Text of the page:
Goals of Treating Gastric Ulcers
Stomach ulcers usually can be well-managed medically. Ulcers that have perforated the stomach wall require immediate hospitalization and surgical correction. Severe stomach ulcers that have not yet perforated the stomach wall may also require hospitalization and intravenous fluid replacement therapies, blood transfusions and nutritional or electrolytic support. Other treatment options include supportive care, dietary modification, medication and lifestyle changes. The goals of treating gastric ulcers are to identify and remove the underlying cause of the ulcers, promote healing of the stomach lining, relieve pain and discomfort and stabilize the dog sufficiently to prevent further internal bleeding or stomach perforation.
Dogs suffering from acute symptoms of gastric ulcers, such as severe vomiting, dehydration and blood loss, require immediate supportive care and probably hospitalization. Intravenous fluid replacement, nutritional and electrolyte support, antibiotics, pain medication (analgesics) and medications to relieve vomiting (antiemetics), may all be helpful. Medications are a very common treatment for gastric ulcers, although certain drugs can actually cause or contribute to stomach ulceration, including NSAIDs and corticosteroids. There are a number of drugs that a veterinarian can prescribe to reduce the production of gastric acid and to coat the lining of the stomach, which helps to relieve the uncomfortable effects of ulcers.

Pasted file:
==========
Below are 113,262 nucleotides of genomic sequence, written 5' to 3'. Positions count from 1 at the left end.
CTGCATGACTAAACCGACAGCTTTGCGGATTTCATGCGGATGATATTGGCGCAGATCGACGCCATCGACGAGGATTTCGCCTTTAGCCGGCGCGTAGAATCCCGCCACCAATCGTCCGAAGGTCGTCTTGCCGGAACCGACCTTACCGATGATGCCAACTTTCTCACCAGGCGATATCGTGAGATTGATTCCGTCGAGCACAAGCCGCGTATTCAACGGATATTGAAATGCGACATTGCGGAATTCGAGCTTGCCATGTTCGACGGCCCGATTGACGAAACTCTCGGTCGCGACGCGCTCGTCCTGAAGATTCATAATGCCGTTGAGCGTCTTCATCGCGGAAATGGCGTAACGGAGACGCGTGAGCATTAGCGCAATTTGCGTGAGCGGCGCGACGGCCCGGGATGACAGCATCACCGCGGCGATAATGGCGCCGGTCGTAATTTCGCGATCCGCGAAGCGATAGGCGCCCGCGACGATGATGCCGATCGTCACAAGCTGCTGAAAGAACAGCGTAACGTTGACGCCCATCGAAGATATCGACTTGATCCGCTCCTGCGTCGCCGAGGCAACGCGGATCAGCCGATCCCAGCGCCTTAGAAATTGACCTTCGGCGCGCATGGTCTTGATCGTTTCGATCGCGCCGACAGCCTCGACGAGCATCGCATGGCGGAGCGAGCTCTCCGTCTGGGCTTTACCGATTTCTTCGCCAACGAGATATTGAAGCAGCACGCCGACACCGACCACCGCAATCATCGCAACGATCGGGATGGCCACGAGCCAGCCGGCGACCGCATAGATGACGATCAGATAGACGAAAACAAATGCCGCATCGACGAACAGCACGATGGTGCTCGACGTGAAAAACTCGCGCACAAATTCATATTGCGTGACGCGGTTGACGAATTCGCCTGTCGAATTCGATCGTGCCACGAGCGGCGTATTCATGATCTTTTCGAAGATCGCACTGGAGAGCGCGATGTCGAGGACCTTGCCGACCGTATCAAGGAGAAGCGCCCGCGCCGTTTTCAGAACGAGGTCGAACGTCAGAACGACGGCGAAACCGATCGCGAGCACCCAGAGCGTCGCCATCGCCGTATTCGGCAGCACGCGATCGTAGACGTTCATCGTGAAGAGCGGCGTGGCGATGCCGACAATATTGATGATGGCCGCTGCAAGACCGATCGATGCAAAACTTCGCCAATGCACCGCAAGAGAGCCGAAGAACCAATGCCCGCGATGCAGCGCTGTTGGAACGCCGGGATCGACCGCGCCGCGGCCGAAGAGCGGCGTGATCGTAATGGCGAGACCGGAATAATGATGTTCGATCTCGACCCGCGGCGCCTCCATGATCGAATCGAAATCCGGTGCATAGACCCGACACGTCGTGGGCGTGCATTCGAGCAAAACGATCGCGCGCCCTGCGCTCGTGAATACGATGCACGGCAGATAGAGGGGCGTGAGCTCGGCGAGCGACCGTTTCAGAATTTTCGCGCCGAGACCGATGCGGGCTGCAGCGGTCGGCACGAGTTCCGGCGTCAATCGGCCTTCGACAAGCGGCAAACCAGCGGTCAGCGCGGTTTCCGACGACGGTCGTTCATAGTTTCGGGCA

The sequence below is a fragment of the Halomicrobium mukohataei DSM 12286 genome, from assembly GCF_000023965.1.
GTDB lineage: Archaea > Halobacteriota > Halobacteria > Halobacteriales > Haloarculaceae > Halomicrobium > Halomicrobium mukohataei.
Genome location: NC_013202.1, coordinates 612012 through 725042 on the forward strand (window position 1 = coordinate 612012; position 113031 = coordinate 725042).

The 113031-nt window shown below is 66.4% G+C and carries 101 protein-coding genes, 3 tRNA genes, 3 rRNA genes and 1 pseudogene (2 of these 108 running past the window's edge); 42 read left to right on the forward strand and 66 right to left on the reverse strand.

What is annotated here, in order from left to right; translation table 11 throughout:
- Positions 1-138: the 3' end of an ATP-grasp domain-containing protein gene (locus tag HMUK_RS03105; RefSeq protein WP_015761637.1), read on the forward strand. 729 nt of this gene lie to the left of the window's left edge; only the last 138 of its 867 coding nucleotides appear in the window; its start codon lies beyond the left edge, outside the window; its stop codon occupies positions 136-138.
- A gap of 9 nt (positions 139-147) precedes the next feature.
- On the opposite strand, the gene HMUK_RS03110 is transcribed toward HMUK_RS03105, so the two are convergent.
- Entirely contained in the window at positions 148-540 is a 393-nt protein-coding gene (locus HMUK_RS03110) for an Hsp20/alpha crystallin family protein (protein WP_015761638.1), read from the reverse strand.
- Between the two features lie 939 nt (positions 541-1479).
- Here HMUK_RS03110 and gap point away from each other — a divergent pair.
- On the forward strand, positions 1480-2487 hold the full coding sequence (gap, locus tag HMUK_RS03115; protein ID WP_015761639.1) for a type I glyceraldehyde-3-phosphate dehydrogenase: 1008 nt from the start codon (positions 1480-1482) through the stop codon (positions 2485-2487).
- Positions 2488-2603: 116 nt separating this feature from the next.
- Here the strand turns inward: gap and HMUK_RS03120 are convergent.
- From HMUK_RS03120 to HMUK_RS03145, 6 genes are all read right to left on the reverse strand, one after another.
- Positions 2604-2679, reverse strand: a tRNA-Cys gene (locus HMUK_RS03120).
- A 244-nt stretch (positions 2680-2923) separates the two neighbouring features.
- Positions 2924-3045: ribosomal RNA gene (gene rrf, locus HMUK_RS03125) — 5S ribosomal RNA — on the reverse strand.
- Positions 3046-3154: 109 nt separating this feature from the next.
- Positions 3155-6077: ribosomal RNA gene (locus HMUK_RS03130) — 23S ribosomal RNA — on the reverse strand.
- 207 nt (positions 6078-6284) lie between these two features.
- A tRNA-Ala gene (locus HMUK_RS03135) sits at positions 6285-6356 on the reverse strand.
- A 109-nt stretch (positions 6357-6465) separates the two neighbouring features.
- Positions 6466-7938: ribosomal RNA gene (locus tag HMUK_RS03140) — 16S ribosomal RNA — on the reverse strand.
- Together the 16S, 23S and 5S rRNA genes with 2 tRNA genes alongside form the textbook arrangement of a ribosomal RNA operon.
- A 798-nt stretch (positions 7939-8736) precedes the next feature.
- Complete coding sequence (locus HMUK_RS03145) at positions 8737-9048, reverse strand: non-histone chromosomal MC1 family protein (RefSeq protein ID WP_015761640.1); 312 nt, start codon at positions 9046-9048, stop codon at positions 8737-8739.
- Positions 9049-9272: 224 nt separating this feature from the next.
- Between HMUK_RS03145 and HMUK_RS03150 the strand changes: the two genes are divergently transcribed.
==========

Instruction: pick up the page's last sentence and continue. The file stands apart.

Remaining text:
Blood transfusions may be necessary. Dietary changes may help in mild cases and may reduce the severity of symptoms when dogs are suffering from severe ulceration. Highly digestible foods may help reduce inflammation and irritation of the digestive tract. Feeding small meals multiple times a day can also help reduce gastrointestinal irritation. Free access to fresh water should always be provided to companion dogs, unless a veterinarian recommends otherwise. Medications and foods which can cause or contribute to stomach ulcers should be removed from the dog’s regimen. Dietary modifications and prescription medications typically need to be continued for a period of time after a dog suffering from stomach ulcers is released from the veterinary hospital.
Surgery may be necessary, especially if the ulcers deeply penetrate the stomach lining, are bleeding profusely, have perforated the stomach wall or are otherwise resistant to healing. Surgical correction involves removing the tissue containing the ulcer and the tissue closely associated with it.
Prognosis for Dogs with Stomach Ulcers
The outlook for dogs with mild to moderate stomach ulcers is good to excellent, as long as the condition is diagnosed and treated in a timely fashion. The prognosis for dogs with severe stomach ulceration depends upon the dog’s response to treatment and its overall health.